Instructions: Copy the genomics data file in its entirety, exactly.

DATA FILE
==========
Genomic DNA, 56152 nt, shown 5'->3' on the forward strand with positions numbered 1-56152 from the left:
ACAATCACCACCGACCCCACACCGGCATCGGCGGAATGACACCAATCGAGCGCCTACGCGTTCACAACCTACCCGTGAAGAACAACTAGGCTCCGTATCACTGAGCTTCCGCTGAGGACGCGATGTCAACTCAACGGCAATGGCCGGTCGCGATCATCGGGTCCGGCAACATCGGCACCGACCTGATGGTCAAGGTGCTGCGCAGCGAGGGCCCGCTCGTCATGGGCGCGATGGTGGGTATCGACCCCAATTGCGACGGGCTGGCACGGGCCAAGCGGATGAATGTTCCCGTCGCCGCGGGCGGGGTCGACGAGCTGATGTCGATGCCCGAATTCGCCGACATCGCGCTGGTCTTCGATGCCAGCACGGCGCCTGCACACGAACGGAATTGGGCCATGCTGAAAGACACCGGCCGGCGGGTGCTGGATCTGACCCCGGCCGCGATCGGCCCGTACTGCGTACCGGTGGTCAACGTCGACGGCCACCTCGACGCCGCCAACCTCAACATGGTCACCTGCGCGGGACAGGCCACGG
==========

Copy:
Genomic DNA, 56152 nt, shown 5'->3' on the forward strand with positions numbered 1-56152 from the left:
ACAATCACCACCGACCCCACACCGGCATCGGCGGAATGACACCAATCGAGCGCCTACGCGTTCACAACCTACCCGTGAAGAACAACTAGGCTCCGTATCACTGAGCTTCCGCTGAGGACGCGATGTCAACTCAACGGCAATGGCCGGTCGCGATCATCGGGTCCGGCAACATCGGCACCGACCTGATGGTCAAGGTGCTGCGCAGCGAGGGCCCGCTCGTCATGGGCGCGATGGTGGGTATCGACCCCAATTGCGACGGGCTGGCACGGGCCAAGCGGATGAATGTTCCCGTCGCCGCGGGCGGGGTCGACGAGCTGATGTCGATGCCCGAATTCGCCGACATCGCGCTGGTCTTCGATGCCAGCACGGCGCCTGCACACGAACGGAATTGGGCCATGCTGAAAGACACCGGCCGGCGGGTGCTGGATCTGACCCCGGCCGCGATCGGCCCGTACTGCGTACCGGTGGTCAACGTCGACGGCCACCTCGACGCCGCCAACCTCAACATGGTCACCTGCGCGGGACAGGCCACGG